That’s why I am sure, or at least I hope, that many new intelligent tools will be soon available. There are many ways to find what you are looking for and that’s how photostreaming may evolve: you can already give an aesthetic number to a picture. That’s very arguable, though. But I prefer from far missing some good pictures because the tool miscalculated their aesthetic value and browsing only “nice” pictures than browsing tons of uninteresting pictures for me. Yes, interestingness is really something photostreams are taking care of in a very basic way so far. Other tools are now providing a context to pictures, trying to avoid not only the tagging tasks, but providing some semantic to a picture to let people browsing it the way we want.

On top of this, there are now many ways to push your content to different channels and one person can post a picture to many streams. So services like Pictarine look to me a great way to display photostreaming by person. This dimensions does matter too. Search & display by people is really something still at its infancy for photostreaming. But let’s go a little bit further, I would love being able to look after a kind of photographer. Right now, finding new photographers that you like is a challenge, as we have all very different tastes. And photography has become so popular, there is no such thing than discovering new skilled photographers lost in armies of photographers you can’t care less about. Anyway, tha’ts something else I would discuss in another post.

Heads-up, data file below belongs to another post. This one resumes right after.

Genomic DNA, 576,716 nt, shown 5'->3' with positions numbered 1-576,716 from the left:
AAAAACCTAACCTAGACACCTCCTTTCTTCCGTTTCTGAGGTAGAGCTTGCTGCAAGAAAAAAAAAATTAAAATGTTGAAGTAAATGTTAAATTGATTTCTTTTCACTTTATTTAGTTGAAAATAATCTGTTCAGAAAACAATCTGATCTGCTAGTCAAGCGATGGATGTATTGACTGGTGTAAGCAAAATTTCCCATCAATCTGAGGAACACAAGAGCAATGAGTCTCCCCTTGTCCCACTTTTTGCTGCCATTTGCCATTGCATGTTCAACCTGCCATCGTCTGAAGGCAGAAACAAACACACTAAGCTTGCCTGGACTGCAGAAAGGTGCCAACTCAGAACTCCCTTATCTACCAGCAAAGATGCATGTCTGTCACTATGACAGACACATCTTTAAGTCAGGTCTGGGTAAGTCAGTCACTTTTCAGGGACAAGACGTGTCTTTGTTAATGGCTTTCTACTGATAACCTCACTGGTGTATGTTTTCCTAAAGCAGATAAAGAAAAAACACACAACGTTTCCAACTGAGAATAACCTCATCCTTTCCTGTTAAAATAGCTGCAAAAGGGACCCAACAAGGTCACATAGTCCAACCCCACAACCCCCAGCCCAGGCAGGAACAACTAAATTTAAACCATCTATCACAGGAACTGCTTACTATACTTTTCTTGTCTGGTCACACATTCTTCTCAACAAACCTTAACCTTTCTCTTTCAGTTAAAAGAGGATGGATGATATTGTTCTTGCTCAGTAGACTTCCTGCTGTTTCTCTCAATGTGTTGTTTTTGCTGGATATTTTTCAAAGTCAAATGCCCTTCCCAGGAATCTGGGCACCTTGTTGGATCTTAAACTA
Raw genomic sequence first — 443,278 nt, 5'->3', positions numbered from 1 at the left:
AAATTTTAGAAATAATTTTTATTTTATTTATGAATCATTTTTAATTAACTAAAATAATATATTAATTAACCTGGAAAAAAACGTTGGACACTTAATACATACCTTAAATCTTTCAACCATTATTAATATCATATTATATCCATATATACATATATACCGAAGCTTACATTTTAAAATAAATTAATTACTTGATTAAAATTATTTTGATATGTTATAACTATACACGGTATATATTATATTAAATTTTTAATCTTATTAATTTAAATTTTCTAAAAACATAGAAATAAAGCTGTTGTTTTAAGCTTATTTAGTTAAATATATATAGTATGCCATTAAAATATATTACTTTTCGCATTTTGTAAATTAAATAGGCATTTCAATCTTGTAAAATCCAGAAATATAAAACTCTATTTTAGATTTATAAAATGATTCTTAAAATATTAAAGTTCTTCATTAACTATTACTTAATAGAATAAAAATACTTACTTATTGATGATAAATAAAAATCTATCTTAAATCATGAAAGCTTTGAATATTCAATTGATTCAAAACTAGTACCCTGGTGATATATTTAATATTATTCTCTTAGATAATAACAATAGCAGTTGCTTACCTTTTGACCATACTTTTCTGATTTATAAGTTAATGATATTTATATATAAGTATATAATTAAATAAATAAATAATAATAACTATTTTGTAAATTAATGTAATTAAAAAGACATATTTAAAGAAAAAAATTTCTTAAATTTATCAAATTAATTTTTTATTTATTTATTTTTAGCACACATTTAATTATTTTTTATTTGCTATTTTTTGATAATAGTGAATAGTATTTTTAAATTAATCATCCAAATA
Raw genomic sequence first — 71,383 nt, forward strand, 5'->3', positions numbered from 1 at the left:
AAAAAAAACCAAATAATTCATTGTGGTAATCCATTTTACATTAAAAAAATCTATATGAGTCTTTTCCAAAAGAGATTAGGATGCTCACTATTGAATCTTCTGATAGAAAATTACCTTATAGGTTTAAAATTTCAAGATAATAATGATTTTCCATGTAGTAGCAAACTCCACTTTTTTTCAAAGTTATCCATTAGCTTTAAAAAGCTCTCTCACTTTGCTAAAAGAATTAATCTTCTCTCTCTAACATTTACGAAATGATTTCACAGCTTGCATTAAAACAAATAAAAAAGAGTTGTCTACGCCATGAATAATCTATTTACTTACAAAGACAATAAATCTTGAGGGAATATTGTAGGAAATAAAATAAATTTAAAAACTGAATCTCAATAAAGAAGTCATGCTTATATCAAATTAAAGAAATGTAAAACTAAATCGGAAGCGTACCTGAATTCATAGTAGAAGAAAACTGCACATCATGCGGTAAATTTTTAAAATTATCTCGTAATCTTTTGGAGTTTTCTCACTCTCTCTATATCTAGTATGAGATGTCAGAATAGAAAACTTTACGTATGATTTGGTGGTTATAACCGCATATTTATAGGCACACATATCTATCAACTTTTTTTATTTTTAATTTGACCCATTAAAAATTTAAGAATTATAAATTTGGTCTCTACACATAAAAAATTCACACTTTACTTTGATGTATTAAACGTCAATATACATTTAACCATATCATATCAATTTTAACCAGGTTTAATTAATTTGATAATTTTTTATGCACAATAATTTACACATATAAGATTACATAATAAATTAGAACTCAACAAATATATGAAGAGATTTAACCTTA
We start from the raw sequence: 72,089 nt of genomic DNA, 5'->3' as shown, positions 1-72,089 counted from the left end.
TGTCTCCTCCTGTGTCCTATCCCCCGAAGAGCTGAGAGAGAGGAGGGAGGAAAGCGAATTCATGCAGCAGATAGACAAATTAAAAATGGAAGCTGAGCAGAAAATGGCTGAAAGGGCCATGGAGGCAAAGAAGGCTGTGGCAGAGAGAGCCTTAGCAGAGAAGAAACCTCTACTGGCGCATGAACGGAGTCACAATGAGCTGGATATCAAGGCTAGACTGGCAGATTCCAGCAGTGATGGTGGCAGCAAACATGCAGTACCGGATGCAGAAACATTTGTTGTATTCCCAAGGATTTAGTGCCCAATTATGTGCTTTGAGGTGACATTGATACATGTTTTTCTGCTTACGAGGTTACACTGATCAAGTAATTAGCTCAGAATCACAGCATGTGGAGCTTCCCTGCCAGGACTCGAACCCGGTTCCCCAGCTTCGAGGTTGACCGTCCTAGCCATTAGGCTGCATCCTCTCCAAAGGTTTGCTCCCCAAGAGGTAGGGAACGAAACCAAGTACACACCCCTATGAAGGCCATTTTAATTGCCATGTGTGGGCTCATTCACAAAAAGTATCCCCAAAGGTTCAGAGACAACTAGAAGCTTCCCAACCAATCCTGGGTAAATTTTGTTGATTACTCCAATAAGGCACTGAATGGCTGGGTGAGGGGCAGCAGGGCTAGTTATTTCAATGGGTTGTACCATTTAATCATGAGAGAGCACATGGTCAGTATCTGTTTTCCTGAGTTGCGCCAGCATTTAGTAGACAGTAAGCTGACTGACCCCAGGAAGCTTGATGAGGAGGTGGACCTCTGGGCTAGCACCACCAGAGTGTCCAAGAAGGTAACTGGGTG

Conclusion: how to handle an exponential volume of pictures?
So to make a long story short, the main challenge of photostreaming, in the future, would be to take care of “volume”. I believe that several business will be extremely successful if they will be able to improve the photostreaming experience of users. Welcome to a digital world of billions and billions of pictures… and counting.

Advertisements

Be aware: Facebook doesn’t give a s..t about photography

Whereas its photo services have improved dramatically for the last months, despite a 1 billion dollars acquisition, you should not believe, even a second, than Facebook is the photographer friend. Actually, I like their honesty: they don’t want to be cool, they want to become a utility. They don’t like photography, they like you spending your life on their website. Users don’t really matter so much (read Terms and conditions, and remember all the privacy settings issues), but what matters yet is to print money. After all, they will be publicly listed this week, so that’s something important.